I don't know what you know about geology orchemistry, but
                  a large majority of the world is composed of silicate.  
                  Doesn't mean much to anyone, and really doesn’t pertain
                  to day-to-day life.  But one day, while sitting in
                  Geochemistry, my professor placed a different rock in  front
                  of everyone and told us our midterm assignment was to
                  write a paper telling him what our world would be like if
silicate was replaced by the predominate mineral in that rock.  A few
weeks later, and with five front and back pages of mathematical
equations just to determine what the oceans would be like, I wondered
how this assignment would ever affect me in real life.  Little did I know,
this one assignment would be the key to building my Sci-Fi world in my
romance novel.

It’s the little things that make the world
so believable.  No matter what I say here,
guaranteed you’ll find some resource
that says you have to do this, or do that
first.  Believe it or not, most of the things
are common sense; it’s putting them
together that is the hard part.  This is
just a general overview to get you started.
You can delve into each aspect far more
than I’m going to here.  

When I sat down to build my alternate solar system with multiple planets,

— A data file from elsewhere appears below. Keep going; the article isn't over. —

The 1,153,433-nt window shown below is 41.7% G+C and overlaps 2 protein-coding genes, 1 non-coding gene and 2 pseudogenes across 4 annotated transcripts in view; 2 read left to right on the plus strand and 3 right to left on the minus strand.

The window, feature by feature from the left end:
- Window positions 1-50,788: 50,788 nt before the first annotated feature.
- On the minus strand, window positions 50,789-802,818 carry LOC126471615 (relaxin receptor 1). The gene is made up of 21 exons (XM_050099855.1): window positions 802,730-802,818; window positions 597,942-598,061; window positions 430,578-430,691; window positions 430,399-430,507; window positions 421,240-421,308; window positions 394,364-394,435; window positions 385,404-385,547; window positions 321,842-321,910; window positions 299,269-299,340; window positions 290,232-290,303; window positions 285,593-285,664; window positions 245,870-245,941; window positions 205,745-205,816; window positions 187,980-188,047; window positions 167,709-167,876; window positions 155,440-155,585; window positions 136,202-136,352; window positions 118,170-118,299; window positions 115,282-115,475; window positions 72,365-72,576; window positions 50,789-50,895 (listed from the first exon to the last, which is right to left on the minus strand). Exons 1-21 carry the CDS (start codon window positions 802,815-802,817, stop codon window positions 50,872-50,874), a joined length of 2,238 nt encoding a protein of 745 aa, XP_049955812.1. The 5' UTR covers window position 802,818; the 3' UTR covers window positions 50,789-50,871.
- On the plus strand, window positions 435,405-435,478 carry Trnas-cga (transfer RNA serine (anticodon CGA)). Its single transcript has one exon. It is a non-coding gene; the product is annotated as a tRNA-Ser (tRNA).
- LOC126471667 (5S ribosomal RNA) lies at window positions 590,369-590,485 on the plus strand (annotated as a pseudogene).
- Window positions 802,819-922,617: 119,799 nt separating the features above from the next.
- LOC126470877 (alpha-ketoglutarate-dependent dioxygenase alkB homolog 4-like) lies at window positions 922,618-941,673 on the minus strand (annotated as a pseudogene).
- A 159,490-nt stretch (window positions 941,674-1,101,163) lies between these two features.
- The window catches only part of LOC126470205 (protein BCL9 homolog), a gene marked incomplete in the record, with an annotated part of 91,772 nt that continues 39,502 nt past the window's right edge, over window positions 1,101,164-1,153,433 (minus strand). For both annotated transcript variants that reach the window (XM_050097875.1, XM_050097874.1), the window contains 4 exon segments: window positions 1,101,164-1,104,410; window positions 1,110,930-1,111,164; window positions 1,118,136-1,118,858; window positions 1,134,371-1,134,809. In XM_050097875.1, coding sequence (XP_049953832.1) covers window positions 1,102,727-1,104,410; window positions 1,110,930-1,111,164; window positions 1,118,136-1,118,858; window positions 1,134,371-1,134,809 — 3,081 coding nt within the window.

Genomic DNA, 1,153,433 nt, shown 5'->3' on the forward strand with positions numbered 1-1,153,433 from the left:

multiple suns, and multiple species, immediately that dreaded
geochemistry assignment came to mind.  I’ll admit I didn’t do the math.  I
mean, who would want to when it takes forever just to figure out the
chemical make up of the ocean.  Then there’s the life forms, weather, etc.,
etc., - yup, I skipped that part.  But the correlations stuck and I couldn’t
ignore them. Basically, what that assignment taught me was that
everything affects everything.  Sounds very vague, but it’s true.  Everything
from the age of the sun to the thickness of your plants leaves plays an
important part in building a world from the ground up.  

The first thing you need to look at when starting from scratch is the lay
out of your solar system.  Ask yourself, what kind of sun do you have?  
How old is it?  How far is your planet from it?  What size is it?  Is the
orbit of your planet long?  Short?  Elliptical?  Boring, I know.  But all of
these factors will limit the kind of life your world can support.  They’ll
affect the seasons (i.e. crop growth, etc.), length of days and years, and over
all environments.

Now for the second step – your planet.  Chances are, if you have life, you
have plate tectonics.  The reason I say this is that plate tectonics acts as a
renewal, of sorts.  While eruptions are destructive, they spread nutrients